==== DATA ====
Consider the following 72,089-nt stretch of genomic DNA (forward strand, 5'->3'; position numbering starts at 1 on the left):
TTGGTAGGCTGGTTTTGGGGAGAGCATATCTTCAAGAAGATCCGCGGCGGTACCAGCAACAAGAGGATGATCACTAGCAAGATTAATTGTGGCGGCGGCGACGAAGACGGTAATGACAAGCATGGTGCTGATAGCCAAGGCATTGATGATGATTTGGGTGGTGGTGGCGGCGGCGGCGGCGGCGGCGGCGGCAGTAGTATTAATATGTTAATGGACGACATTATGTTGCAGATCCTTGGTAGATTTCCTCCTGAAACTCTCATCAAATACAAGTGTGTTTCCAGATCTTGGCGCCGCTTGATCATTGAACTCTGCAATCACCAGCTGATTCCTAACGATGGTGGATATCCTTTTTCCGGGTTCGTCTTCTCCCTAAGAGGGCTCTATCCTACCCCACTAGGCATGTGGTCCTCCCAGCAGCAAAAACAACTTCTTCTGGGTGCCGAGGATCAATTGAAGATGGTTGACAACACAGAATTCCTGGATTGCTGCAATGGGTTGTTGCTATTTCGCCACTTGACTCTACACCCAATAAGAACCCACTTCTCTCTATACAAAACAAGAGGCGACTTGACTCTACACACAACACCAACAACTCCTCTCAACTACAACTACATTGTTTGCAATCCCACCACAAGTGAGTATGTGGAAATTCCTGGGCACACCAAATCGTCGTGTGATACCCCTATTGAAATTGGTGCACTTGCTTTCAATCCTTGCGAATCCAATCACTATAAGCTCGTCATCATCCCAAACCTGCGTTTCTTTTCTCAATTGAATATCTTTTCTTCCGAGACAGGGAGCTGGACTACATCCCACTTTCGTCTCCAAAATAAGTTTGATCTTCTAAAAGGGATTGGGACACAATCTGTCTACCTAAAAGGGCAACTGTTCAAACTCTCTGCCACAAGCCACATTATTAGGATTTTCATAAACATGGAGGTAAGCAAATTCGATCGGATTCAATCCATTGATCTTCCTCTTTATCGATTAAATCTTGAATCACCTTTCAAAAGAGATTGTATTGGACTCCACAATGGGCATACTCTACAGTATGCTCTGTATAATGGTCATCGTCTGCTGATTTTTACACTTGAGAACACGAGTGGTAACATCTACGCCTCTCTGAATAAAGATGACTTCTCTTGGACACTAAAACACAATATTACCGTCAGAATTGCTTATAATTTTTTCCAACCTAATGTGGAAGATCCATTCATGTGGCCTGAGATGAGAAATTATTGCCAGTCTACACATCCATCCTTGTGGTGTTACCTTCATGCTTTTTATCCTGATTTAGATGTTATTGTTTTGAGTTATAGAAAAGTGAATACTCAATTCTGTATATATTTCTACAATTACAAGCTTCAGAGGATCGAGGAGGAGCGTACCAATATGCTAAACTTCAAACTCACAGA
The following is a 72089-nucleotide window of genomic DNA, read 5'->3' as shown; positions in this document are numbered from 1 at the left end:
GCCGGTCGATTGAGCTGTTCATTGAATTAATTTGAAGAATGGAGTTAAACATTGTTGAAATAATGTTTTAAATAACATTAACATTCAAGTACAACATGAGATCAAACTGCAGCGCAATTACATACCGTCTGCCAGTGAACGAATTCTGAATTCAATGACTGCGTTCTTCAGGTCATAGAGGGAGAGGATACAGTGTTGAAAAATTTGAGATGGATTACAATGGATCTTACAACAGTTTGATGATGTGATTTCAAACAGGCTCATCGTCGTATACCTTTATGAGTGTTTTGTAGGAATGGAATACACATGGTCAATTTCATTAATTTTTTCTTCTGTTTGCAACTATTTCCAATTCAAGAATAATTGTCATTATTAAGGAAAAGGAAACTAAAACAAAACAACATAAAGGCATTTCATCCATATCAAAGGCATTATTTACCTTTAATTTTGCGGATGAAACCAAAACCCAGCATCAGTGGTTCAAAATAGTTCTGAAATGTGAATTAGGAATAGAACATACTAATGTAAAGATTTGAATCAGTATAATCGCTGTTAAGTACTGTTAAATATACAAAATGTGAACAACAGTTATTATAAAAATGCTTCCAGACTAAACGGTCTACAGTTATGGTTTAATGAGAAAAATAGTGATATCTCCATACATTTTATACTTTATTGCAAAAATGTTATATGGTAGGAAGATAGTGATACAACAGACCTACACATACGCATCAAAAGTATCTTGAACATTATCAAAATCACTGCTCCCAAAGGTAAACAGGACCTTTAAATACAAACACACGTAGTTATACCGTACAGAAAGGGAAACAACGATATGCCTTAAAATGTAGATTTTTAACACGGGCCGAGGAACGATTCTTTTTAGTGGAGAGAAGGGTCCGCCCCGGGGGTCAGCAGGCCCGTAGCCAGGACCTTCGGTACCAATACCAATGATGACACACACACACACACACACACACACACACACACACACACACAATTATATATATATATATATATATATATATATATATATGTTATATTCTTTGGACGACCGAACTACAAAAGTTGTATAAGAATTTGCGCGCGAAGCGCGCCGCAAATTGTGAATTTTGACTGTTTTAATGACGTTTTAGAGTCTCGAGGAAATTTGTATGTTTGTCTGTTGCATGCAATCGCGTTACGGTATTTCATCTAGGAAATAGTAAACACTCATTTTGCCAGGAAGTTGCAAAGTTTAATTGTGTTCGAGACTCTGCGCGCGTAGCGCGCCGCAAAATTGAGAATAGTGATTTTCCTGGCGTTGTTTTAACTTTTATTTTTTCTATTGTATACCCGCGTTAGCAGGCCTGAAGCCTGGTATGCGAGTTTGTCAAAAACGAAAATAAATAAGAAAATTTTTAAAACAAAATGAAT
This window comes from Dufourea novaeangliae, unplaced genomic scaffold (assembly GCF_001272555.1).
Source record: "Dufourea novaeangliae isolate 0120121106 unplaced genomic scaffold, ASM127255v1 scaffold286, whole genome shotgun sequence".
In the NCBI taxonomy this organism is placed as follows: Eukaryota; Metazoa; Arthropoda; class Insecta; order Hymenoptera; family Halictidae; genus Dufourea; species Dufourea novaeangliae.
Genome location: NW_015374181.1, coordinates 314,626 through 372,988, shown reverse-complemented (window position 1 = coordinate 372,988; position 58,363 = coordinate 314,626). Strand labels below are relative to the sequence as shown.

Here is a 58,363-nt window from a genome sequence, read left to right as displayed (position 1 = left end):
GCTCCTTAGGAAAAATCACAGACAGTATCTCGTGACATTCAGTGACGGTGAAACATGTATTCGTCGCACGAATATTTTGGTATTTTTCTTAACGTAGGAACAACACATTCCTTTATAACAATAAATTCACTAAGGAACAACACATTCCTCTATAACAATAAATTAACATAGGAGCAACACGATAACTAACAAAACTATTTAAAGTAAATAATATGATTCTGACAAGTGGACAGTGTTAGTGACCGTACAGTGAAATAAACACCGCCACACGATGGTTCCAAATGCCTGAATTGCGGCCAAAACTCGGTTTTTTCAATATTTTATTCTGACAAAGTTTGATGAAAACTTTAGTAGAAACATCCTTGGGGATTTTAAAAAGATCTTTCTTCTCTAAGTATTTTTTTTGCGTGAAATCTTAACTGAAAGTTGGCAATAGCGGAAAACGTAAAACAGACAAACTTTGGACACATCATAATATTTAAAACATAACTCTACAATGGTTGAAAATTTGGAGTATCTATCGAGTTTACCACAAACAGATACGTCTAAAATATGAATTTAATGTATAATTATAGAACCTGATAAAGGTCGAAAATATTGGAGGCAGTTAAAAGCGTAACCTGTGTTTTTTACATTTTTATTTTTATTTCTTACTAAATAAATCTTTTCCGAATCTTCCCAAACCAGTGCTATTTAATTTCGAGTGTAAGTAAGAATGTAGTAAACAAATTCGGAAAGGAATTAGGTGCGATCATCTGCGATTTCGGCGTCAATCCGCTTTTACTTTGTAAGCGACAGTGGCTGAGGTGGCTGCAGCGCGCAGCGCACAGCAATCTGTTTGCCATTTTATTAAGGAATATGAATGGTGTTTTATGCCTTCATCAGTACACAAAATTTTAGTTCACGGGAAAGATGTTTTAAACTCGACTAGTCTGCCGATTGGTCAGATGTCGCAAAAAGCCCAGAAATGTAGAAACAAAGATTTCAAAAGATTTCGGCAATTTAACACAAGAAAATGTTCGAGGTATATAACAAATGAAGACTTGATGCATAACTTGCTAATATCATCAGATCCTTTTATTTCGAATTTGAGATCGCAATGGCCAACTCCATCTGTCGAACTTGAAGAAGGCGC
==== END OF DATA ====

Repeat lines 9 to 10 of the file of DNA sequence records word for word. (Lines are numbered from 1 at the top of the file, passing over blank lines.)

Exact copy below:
Here is a 58,363-nt window from a genome sequence, read left to right as displayed (position 1 = left end):
GCTCCTTAGGAAAAATCACAGACAGTATCTCGTGACATTCAGTGACGGTGAAACATGTATTCGTCGCACGAATATTTTGGTATTTTTCTTAACGTAGGAACAACACATTCCTTTATAACAATAAATTCACTAAGGAACAACACATTCCTCTATAACAATAAATTAACATAGGAGCAACACGATAACTAACAAAACTATTTAAAGTAAATAATATGATTCTGACAAGTGGACAGTGTTAGTGACCGTACAGTGAAATAAACACCGCCACACGATGGTTCCAAATGCCTGAATTGCGGCCAAAACTCGGTTTTTTCAATATTTTATTCTGACAAAGTTTGATGAAAACTTTAGTAGAAACATCCTTGGGGATTTTAAAAAGATCTTTCTTCTCTAAGTATTTTTTTTGCGTGAAATCTTAACTGAAAGTTGGCAATAGCGGAAAACGTAAAACAGACAAACTTTGGACACATCATAATATTTAAAACATAACTCTACAATGGTTGAAAATTTGGAGTATCTATCGAGTTTACCACAAACAGATACGTCTAAAATATGAATTTAATGTATAATTATAGAACCTGATAAAGGTCGAAAATATTGGAGGCAGTTAAAAGCGTAACCTGTGTTTTTTACATTTTTATTTTTATTTCTTACTAAATAAATCTTTTCCGAATCTTCCCAAACCAGTGCTATTTAATTTCGAGTGTAAGTAAGAATGTAGTAAACAAATTCGGAAAGGAATTAGGTGCGATCATCTGCGATTTCGGCGTCAATCCGCTTTTACTTTGTAAGCGACAGTGGCTGAGGTGGCTGCAGCGCGCAGCGCACAGCAATCTGTTTGCCATTTTATTAAGGAATATGAATGGTGTTTTATGCCTTCATCAGTACACAAAATTTTAGTTCACGGGAAAGATGTTTTAAACTCGACTAGTCTGCCGATTGGTCAGATGTCGCAAAAAGCCCAGAAATGTAGAAACAAAGATTTCAAAAGATTTCGGCAATTTAACACAAGAAAATGTTCGAGGTATATAACAAATGAAGACTTGATGCATAACTTGCTAATATCATCAGATCCTTTTATTTCGAATTTGAGATCGCAATGGCCAACTCCATCTGTCGAACTTGAAGAAGGCGC